At the committee stage, that is where they get into it. I do really believe this should go to the industry committee. It may want to bounce the bill around to the different committees. I used to sit on the Standing Committee on Finance in the previous Parliament, and the government would apportion the omnibus budget bill to different committees and look at the parts in order to have the expertise. So much of this is about corporations and businesses that it should really go to the industry committee. Again, it is the industry minister who has tabled the law.
On the issue of identifiable information, the definition should include such information as people's email address, obvious personal information like location information, gender, biometric data, web cookies, political opinions and any pseudonyms they might use so the company or the organization that is collecting it can combine it all together. It does not have to be a private organization; it could be a public one, it could be a charity doing this; who knows? That could have been a much better definition than simply leaving it very open-ended as “an identifiable individual”.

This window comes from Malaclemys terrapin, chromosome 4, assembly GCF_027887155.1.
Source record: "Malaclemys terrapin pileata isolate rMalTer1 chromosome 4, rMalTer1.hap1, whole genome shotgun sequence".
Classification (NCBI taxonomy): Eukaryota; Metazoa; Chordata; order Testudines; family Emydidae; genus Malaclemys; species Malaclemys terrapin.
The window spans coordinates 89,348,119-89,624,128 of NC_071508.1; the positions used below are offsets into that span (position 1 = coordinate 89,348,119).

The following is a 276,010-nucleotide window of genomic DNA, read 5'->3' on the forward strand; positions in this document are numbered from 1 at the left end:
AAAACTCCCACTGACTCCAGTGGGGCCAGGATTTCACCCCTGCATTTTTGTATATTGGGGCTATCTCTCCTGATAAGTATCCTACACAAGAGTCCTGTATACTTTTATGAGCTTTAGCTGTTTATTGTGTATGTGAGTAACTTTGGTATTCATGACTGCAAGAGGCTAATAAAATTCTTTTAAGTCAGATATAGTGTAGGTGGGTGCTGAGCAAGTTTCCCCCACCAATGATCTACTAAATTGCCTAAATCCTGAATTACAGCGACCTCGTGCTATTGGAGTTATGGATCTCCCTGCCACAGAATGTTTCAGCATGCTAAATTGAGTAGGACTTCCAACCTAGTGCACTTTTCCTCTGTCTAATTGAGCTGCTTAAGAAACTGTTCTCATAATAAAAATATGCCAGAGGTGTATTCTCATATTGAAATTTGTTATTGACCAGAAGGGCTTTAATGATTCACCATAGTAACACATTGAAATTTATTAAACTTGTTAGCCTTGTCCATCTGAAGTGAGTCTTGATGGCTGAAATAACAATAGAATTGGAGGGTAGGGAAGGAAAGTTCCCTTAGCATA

Another matter that a lot of my constituents have raised is the playing field between a Canadian company based here where Canadian law can easily reach it with the fines that would be levied; and then international companies, perhaps based in Latin America, in parts of Africa, in Australia and other countries that have different privacy laws and how we would be able to find them and also collect the fines on them. That whole mechanism and the fact of a tribunal of three to six people and only requiring one expert is another issue.
I have tried to lay out as many issues as I have heard from my constituents in my riding. I mentioned that some of them had very specific concerns.
Much of the legislation is on the right path, but there are so many shortcomings. Like the previous member said, the issues here are data privacy and control, regarding who controls the information and where it can go and that the legislation is still unclear in certain parts, regarding who can deal with it; and exemptions and exceptions being given. Those two different concepts need to be fleshed out more in the legislation. It should be done at committee. It should be done at the industry committee first. If it needs to go to the ethics committee afterwards, so be it; but the industry committee should deal with it first, immediately.